MaRS Centre for Impact Investing welcomes the Government of Canada’s support for impact investment and social finance

The MaRS Centre for Impact Investing welcomes the Government of Canada’s support for impact investment and social finance in Economic Action Plan 2015.

In particular, the Centre commends the Government’s commitment to permit charities to invest in limited partnerships (LPs). Canada’s National Advisory Board to the Social Impact Investment Taskforce, launched by the G8, called for this measure in its final report Mobilizing Private Capital for Public Good: Priorities for Canada.

This important measure will expand the ability of Canada’s foundations to deploy their capital for public good, allowing them to invest in a wider array of impact investment products. It will also support foundation efforts to diversify their investment portfolios.

“Allowing charities to invest in limited partnerships will remove an unnecessary roadblock to foundation impact investments, opening up more opportunities for foundations to align their investment strategies with their public benefit mandates, and ultimately unlocking more capital for ventures and initiatives that support Canadian communities.” – Tim Jackson, EVP Corporate and Community Development and Lead Executive of the MaRS Centre for Impact Investing

Background (from Canada’s National Advisory Board report):

“The potential for foundations to act as early leaders in Canada’s impact investment market is significant. Canadian foundations collectively manage about $45.5 billion (based on 2012 data). While they are required to direct 3.5 percent of their assets into grants each year (to meet their annual disbursement quota), the rest is generally invested with the sole aim of maximizing financial returns. Impact investing offers foundations the opportunity to align at least a portion of their investment portfolios with their charitable objectives.”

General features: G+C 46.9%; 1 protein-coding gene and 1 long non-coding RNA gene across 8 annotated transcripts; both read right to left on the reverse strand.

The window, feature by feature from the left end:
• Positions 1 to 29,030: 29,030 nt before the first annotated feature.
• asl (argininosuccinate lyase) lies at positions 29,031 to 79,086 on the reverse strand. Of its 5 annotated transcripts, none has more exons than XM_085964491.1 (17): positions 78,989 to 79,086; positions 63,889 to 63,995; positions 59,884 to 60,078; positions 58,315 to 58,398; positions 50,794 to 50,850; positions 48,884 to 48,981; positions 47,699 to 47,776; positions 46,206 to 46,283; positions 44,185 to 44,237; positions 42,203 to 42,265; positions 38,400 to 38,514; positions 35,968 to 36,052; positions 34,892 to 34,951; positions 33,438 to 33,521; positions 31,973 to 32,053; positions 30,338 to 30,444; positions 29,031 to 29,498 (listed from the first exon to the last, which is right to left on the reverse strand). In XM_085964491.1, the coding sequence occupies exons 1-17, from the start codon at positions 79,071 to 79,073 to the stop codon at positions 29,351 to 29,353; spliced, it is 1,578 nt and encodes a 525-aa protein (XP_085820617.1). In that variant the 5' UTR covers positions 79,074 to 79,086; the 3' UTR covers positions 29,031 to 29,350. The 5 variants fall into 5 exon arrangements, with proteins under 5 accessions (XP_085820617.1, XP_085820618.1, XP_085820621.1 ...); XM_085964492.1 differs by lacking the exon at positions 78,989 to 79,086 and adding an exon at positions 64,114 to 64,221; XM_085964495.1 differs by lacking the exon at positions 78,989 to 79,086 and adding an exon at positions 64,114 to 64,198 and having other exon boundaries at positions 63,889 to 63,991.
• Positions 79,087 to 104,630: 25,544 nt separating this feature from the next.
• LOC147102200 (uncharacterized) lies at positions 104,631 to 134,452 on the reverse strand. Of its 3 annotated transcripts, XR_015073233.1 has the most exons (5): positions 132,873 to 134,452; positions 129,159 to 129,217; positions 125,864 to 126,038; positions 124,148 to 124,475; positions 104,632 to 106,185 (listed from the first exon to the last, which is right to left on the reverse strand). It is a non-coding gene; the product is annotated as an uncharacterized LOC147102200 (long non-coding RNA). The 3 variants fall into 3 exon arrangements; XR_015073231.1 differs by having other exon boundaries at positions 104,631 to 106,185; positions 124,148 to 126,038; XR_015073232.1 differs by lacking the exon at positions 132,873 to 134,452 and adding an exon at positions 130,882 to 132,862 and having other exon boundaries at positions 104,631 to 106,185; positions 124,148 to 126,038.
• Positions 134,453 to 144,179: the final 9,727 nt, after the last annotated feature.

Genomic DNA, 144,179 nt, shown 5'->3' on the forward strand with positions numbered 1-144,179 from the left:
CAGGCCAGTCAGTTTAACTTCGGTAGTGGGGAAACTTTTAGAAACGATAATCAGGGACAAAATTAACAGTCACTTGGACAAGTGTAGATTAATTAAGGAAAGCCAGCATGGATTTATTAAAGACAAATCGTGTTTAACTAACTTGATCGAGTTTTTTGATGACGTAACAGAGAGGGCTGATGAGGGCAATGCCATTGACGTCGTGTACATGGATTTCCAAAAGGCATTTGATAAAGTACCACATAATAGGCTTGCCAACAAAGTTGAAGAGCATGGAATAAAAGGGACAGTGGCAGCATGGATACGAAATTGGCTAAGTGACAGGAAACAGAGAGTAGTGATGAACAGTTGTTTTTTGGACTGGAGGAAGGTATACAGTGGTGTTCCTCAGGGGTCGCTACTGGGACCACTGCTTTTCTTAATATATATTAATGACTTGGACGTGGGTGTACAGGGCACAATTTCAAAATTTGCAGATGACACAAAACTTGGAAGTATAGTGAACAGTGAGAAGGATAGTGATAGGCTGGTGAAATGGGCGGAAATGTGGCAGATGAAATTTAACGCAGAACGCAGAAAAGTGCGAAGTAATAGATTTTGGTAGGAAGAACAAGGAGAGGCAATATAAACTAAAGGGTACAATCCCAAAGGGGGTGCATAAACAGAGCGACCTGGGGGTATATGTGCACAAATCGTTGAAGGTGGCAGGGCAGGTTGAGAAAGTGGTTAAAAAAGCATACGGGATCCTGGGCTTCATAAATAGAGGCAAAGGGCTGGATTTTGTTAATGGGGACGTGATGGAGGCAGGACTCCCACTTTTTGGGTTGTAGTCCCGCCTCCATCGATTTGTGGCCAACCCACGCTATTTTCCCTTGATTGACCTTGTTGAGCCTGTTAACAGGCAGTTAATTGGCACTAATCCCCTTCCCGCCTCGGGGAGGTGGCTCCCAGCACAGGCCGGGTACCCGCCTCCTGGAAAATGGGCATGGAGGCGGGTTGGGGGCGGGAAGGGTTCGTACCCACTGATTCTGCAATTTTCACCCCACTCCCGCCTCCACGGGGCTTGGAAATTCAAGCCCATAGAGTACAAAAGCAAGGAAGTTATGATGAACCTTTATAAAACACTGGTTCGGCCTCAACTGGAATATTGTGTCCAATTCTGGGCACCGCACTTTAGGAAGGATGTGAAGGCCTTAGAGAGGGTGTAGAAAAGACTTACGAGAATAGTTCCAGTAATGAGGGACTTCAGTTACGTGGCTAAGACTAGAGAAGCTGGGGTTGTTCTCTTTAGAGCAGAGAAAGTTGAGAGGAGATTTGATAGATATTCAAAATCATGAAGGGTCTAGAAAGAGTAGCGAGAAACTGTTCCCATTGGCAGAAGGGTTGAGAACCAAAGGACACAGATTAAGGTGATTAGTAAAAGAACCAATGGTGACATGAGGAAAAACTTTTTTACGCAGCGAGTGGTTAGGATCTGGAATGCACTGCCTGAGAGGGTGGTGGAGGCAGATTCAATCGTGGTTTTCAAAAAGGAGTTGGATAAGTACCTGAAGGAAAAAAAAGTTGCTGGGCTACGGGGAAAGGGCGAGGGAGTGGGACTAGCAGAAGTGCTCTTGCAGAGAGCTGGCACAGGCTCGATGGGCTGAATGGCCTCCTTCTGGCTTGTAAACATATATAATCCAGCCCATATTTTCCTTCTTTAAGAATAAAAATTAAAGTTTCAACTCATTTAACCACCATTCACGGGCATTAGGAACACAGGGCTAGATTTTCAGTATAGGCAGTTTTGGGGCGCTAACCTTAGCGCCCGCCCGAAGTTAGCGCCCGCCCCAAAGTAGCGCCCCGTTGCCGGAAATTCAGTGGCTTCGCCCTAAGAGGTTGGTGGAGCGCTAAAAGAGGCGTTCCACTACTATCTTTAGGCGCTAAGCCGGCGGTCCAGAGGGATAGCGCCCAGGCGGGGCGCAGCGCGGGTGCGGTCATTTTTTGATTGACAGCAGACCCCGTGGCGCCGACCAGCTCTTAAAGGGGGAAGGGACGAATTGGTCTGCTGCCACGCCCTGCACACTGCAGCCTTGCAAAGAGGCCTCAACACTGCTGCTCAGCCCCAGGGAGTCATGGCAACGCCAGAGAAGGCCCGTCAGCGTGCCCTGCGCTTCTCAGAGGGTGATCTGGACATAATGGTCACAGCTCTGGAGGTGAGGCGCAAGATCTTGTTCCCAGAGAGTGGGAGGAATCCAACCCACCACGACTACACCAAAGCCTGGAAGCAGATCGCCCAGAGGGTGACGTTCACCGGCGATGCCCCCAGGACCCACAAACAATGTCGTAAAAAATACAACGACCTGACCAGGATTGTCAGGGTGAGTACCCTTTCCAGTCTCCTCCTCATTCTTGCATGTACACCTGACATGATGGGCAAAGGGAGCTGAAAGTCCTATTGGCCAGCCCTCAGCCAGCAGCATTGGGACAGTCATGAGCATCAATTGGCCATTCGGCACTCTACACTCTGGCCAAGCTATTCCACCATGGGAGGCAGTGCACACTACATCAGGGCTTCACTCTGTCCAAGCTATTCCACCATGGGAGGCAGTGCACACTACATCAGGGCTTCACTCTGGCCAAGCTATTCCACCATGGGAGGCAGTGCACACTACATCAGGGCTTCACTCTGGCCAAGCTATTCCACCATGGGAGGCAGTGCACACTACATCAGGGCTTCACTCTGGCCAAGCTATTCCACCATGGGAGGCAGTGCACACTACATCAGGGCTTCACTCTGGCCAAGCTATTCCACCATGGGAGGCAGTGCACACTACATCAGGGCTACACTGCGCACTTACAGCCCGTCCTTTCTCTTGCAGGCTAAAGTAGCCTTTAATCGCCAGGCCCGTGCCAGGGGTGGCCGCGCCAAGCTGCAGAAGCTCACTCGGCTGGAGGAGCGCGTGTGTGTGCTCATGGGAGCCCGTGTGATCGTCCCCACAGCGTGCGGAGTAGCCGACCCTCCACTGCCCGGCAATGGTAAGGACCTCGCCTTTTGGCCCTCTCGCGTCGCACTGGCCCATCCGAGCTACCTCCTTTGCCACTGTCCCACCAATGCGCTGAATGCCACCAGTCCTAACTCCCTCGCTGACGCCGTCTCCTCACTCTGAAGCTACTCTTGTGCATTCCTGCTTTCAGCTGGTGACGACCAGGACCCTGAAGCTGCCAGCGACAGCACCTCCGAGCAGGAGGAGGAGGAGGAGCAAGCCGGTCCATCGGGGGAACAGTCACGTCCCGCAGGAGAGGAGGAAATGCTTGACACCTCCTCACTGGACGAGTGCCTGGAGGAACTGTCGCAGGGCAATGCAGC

“Private foundations are prohibited from carrying on a business and other charities are discouraged from doing so. By reason of the legal definition of a partnership, a charity that invests in an LP is considered to be carrying on a business even if it plays no active role in the business, and even though investments are generally understood to provide passively earned income.

The barrier to investments in LPs is problematic from the standpoint of building Canada’s impact investment market, as impact investment funds are often structured as LPs. This structure has also been used as a vehicle for investing in SIBs.”

“Foundations as charitable investors are eager to broaden the scope of their investments for social impact. The opportunity to provide more capital for social purposes through asset aggregating structures such as Limited Partnerships would certainly expand the market for impact investing and also permit endowed charities to fulfill their fiduciary commitments to prudent and diversified investment strategies. We strongly encourage the federal government to reconsider the current limitation on charities that prevents them from investing as passive investors and not business owners in a widely offered and accepted investment asset class of Limited Partnerships.” – Hilary Pearson, Philanthropic Foundations Canada, Mobilizing Private Capital for Public Good: Priorities for Canada